Senator Paterson said Mr Xenophon did need to comply with the law as contact with elected representatives was not the only criteria for the scheme.
“Another is ‘communications activities for the purpose of political or governmental influence,’ he said.
“It is hard to imagine what purpose Mr Xenophon has been engaged by Huawei for, if it is not to achieve their publicly stated goal of changing government policy towards their company.”
Further, Senator Paterson said it was disturbing that Mr Xenophon who fashioned himself as “a crusader for good ethics and good governance” planned to pursue public critics of the Chinese firm under Australia’s defamation laws.
“This is despite the fact that in the Senate he called for reform of defamation laws and warned about the impact they were having on public interest journalism,” Senator Paterson told the Senate.
Senator Paterson said while companies were entitled to representation and former MPs allowed to make an income, “both must do so within the law”.
“And if politicians conduct themselves in their post-parliamentary careers in a way that blatantly contradicts the things they stood for while in this place, then they will rightly be judged harshly for it,” he said.
“Reputations are hard won, but easily lost. If Mr Xenophon wants to throw his away representing a company so widely condemned, then that is a sad end to a career of public service.”
In 2017, Mr Xeonophon criticised DFAT and Defence for buying Huwaei phones as “bizarre”. He also proposed a five-year ban on retired ministers doing any lobbying when former Labor senator Stephen Conroy went to work for the Responsible Wagering Council. Mr Xenophon described Mr Conroy’s new job at the time as a “cheap insurance policy”.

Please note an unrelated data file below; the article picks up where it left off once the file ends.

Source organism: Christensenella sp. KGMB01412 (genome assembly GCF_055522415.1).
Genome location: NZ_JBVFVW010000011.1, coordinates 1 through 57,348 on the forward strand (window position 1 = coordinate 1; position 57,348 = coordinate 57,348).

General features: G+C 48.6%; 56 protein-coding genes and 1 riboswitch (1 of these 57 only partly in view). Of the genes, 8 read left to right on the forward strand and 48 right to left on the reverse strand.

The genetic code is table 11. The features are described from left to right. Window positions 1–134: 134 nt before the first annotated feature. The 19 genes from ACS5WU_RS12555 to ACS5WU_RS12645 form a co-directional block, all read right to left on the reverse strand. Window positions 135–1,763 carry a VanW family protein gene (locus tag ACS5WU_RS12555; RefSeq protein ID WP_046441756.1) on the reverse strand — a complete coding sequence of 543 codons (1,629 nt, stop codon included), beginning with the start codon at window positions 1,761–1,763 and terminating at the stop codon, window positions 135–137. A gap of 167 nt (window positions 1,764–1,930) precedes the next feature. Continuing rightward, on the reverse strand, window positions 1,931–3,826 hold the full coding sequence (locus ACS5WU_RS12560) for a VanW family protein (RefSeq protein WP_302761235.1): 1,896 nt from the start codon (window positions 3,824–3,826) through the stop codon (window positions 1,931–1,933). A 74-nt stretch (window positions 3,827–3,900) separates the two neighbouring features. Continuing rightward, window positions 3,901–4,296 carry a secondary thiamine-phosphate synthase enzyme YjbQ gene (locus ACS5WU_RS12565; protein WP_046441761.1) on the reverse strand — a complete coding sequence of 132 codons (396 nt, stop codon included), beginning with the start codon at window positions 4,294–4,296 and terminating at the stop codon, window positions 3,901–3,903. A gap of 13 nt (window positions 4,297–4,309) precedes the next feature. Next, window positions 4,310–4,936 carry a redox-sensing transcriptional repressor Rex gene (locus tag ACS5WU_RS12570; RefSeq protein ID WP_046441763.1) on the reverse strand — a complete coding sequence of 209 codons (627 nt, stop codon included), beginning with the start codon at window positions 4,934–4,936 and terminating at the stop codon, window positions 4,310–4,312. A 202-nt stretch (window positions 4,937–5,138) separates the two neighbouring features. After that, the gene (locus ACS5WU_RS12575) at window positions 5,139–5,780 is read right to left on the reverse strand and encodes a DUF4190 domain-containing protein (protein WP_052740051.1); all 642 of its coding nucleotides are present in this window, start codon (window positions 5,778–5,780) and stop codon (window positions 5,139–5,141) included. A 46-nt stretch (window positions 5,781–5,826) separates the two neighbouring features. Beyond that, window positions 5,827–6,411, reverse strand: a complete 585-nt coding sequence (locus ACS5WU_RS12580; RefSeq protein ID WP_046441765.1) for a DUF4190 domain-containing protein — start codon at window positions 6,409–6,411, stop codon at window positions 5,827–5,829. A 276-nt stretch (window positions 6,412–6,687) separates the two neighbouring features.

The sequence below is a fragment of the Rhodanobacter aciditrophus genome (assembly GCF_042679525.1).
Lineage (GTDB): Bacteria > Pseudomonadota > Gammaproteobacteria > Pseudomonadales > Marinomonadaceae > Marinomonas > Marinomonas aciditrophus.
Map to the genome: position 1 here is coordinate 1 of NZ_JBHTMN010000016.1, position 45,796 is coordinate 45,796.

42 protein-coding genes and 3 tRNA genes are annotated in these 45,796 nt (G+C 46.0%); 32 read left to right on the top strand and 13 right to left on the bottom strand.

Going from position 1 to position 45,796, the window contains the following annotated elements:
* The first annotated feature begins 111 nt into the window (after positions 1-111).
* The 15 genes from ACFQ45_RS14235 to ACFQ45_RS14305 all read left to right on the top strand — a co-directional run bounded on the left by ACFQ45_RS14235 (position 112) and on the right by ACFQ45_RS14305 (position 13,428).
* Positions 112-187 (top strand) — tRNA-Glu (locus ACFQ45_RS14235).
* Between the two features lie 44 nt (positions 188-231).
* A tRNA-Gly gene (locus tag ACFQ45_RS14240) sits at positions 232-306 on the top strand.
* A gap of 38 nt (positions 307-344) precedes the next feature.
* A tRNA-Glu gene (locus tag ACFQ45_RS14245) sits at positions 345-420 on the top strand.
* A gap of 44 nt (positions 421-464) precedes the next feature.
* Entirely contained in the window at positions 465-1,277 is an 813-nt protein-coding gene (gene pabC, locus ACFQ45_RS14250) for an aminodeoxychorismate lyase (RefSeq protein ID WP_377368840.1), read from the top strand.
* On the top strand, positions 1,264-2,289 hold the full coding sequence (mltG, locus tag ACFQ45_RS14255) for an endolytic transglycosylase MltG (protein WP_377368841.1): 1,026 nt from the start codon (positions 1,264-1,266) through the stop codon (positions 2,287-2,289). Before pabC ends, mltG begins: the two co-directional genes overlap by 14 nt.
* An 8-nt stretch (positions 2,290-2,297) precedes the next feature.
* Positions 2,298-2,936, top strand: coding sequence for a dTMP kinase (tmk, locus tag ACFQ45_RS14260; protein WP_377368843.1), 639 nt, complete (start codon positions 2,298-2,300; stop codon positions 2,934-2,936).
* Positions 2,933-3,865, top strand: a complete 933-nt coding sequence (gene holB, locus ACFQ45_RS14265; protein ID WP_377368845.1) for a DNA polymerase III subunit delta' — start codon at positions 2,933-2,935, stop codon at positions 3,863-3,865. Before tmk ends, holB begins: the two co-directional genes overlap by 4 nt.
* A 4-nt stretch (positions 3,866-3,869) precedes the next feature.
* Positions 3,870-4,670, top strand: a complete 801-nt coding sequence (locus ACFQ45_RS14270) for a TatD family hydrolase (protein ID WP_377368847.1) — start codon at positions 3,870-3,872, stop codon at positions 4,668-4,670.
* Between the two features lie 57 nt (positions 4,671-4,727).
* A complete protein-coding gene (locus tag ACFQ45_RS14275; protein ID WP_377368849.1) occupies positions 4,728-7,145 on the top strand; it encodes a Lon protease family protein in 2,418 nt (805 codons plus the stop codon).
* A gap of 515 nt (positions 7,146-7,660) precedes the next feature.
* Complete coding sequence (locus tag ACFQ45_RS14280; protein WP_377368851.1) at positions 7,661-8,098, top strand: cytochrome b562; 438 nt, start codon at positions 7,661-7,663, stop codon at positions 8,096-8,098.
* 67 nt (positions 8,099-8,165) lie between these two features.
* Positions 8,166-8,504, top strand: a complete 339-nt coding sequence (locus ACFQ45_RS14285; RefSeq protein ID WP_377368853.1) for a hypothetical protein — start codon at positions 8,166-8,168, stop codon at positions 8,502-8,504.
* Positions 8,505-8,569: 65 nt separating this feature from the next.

Mr Xenophon also demanded former MPs lobbying for companies after retirement should disclose their income, but refused to say how much he was being paid by Huawei when asked the same question.
Mr Xenophon said in response that he fully agreed with Senator Paterson that “in a democracy companies are fully entitled to representation.”
“In this case Xenophon Davis is representing a company that has been ferociously and unfairly attacked,” he told The Sydney Morning Herald and The Age.
Mr Xenophon said as lawyers “we act entirely within the law” and said lawyers were “properly exempt”.
“Respectfully it is wrong to say we are required to be on a register for the work we are doing,” he said.
“Huawei Australia is not a foreign entity under the relevant legislation.
“In any event our engagement is hardly secret given our public statements.”
Mr Xenophon said he was proud of his record in the Senate.
“And as a lawyer I’m proud to represent people and companies who have been unfairly attacked by those in power.”
Latika Bourke is a journalist for The Sydney Morning Herald and The Age, based in London.